Ban horses' stacked shoes

Ban horses' stacked shoes

September 23rd, 2012 in Opinion Times

Staff Photo by Alyson Wright Stack on the hoof of a walkng horse.

Photo by Alyson Wright/Times Free Press.

The horse soring case against Jackie McConnell, a nationally known Tennessee Walking Horse trainer who had pleaded guilty in an unusual 52-count indictment involving himself and a couple of stable hands, ended Tuesday in federal court here with a notably weak sentence: three years probation and a $75,000 fine. His sentence made headlines because it is just the second criminal case -- the first occurred last year -- brought under the Horse Protection Act since the law was adopted more than 40 years ago, and because horse soring has long stained Tennessee's nationally prominent annual Walking Horse Celebration in Shelbyville.

But his light sentence is most noteworthy because it illustrates why the Horse Protection law should be upgraded to a felony with stricter penalties, including imprisonment, and tighter standards on what constitutes soring of horses feet.

The lenient sentence, in fact, stands as a symbol of a fundamental flaw in the current law: it still allows owners and trainers to attach heavy, 4-inch-high shoes on gaited show horses' front hooves with chains and metal straps to hold the stacks -- deceitfully misnamed as "pads" -- on horses' hooves. That compresses their hooves and undeniably and painfully alters their natural gait.

Officials and trainers for the Tennessee Walking Horse competitions that celebrate the artificially induced, high-stepping gait -- known as "the big lick" -- contend the stacks should continue to be allowed. They claim to be working to rid the industry of the intentional soring of the Walkers' front feet through the use of chemicals, chains and metal objects implanted at the top of the stack, all of which have been used to make horses raise the front feet high to escape pain. But they argue the stacks remain necessary to enhance the big lick that distinguishes high-stepping Walkers from traditional flat-shod Walkers, whose gait rarely includes an extremely high, champion-winning step.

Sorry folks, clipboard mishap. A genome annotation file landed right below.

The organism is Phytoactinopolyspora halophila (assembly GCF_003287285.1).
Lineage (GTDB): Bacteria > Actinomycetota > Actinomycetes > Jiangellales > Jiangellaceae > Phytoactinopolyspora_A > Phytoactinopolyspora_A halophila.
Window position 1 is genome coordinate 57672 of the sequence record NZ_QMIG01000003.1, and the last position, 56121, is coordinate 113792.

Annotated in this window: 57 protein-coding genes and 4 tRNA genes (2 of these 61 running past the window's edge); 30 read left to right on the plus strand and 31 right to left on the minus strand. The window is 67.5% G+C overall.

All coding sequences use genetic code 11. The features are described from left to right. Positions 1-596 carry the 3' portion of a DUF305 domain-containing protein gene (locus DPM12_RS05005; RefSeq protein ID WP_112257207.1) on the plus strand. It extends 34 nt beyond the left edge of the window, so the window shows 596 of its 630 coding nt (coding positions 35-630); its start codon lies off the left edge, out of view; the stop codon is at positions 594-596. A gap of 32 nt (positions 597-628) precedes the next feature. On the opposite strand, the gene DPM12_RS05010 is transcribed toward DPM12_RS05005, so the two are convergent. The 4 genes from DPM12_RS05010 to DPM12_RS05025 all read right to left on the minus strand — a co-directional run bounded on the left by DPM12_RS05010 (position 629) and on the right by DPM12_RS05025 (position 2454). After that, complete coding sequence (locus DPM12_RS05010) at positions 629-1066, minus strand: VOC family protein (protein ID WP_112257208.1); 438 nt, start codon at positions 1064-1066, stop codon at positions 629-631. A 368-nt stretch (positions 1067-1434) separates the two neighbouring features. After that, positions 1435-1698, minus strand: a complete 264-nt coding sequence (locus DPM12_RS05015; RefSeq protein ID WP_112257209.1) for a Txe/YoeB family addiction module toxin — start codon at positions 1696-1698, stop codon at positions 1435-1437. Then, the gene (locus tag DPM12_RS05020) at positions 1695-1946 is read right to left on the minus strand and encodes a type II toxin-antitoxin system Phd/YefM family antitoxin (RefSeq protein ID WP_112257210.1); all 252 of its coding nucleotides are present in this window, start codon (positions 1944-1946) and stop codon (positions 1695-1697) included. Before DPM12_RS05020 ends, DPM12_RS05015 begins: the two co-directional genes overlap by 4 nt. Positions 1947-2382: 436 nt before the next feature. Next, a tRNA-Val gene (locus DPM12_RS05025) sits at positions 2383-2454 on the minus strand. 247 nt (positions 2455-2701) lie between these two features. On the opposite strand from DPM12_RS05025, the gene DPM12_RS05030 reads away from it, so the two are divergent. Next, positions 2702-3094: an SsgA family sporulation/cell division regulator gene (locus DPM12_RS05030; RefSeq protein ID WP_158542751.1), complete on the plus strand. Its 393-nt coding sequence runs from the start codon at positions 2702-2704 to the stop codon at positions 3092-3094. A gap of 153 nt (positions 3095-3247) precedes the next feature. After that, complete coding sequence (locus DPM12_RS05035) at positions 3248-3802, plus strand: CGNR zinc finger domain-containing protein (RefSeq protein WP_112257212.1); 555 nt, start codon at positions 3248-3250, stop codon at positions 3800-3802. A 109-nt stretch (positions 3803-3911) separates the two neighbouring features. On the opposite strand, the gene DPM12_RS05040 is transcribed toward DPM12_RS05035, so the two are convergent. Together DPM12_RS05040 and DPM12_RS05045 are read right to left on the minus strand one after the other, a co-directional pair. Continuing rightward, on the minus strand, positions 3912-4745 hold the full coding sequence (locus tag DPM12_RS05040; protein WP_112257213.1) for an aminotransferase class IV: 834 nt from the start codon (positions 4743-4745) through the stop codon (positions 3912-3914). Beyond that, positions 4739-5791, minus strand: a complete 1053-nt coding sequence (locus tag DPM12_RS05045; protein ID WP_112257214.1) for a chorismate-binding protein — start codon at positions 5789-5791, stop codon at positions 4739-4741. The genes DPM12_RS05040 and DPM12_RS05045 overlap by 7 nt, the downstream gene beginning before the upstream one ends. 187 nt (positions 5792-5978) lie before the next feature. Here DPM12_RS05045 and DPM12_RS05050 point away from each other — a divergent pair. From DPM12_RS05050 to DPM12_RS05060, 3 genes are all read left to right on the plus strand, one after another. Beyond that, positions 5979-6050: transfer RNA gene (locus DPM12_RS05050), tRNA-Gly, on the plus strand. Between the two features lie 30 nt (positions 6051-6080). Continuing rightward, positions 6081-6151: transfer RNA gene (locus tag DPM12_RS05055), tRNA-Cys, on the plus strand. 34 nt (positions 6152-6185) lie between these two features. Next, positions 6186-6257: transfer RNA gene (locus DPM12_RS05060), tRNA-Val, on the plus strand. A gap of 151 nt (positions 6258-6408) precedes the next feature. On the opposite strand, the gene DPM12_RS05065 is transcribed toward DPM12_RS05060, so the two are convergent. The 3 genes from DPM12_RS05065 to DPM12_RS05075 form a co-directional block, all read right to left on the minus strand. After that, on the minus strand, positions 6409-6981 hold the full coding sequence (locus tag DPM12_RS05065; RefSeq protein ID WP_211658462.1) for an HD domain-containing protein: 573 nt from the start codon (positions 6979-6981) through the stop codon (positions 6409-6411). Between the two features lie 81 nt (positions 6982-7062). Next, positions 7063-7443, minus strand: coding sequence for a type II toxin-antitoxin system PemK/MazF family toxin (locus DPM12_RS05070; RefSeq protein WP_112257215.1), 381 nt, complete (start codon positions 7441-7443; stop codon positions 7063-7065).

That very difference in the gaits is one measure of the need to ban the use of high stacks. Another is the health result for horses made to suffer the high stacks. Horses being trained regularly with hoof-stacks for shows are generally confined to stalls and small paddocks. If they are allowed to run freely in a typical pasture, they may throw off the stacks, causing leg and foot injuries and lameness.

In effect, the hoof stacks in the soring debate are the unacknowledged elephant in the room. They are not a natural feature of the horse's hoof. Horses would not raise their front feet high enough to present the big lick without the unnatural device and the painful training that it comprises. And these devices pose a health risk that inhibits the horse's natural character. Moreover, they obviously prompt continued soring of hooves and horses legs.

Even with all the media attention to the soring issue over the past year, Shelbyville's Celebration still saw 9 percent of the 1,849 horses entered in the 11 days of competition disqualified by USDA inspectors for apparent soring.

The Tennessee Walking Industry needs higher standards, and a return to a Celebration focused on the true natural gait of the Walking Horse. Two congressmen from Tennessee and Kentucky have introduced legislation to end the use of chains, most stacks (pads) and the industry's in-house policing unit, and to make soring a felony with tougher penalties.

Tennessee's congressional delegation and Sens. Bob Corker and Lamar Alexander should support passage of this common-sense legislation to help end the patently apparent abuse of this state's premier horse breed.